Formation of Chiral Self-Assembled Structures of Amino Acids on Transition-Metal Surfaces: Alanine on Pd(111)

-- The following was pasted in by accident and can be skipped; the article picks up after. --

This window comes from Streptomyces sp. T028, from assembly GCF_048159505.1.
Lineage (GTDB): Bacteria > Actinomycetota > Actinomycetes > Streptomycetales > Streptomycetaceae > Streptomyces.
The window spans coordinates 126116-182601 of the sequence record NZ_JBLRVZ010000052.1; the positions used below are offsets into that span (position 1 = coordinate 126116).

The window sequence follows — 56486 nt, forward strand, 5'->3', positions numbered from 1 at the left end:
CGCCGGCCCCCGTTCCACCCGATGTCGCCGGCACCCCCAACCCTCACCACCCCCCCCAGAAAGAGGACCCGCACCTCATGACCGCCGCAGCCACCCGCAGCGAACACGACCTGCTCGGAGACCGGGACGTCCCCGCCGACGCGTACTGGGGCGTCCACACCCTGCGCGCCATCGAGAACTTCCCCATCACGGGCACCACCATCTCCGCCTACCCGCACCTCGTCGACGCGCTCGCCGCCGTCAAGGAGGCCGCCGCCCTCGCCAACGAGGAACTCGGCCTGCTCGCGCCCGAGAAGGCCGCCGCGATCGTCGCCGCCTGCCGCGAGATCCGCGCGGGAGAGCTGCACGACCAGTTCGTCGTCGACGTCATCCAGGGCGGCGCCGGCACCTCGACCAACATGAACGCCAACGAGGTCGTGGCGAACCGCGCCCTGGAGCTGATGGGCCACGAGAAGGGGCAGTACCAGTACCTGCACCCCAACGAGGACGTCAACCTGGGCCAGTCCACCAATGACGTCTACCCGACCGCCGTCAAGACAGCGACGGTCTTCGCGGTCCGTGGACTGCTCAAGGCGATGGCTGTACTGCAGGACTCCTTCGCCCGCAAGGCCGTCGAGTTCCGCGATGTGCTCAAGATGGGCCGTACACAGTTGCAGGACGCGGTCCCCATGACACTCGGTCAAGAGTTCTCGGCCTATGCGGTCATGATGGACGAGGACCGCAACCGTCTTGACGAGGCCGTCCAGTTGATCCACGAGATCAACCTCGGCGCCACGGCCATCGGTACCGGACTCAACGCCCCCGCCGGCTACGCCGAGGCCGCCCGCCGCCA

The structure and self-assembly of alanine on Pd(111) is explored using X-ray photoelectron spectroscopy (XPS), low-energy electron diffraction (LEED), reflection–absorption infrared spectroscopy (RAIRS), and scanning tunneling microscopy (STM), and supplemented by density functional theory (DFT) calculations to explore the stability of the proposed surface structures formed by adsorbing alanine on Pd(111) and to simulate the STM images. Both zwitterionic and anionic species are detected using RAIRS and XPS, while DFT calculations indicate that isolated anionic alanine is significantly more stable than the zwitterion. This observation is rationalized by observing dimeric species when alanine is dosed at ∼270 K and then cooled to trap metastable surface structures. The dimers form due to an interaction between the carboxylate group of anionic alanine with the NH3+ group of the zwitterion. Adsorbing alanine at 290 K results in the formation of dimer rows and tetramers resulting in only short-range order, consistent with the lack of additional diffraction spots in LEED. The stability of various structures is explored using DFT, and the simulated STM images are compared with experiment. This enables the dimer rows to be assigned to the assembly of anionic-zwitterionic dimers and the tetramer to the assembly of two dimers in which three of the alanine molecules undergo a concerted rotation by 30°.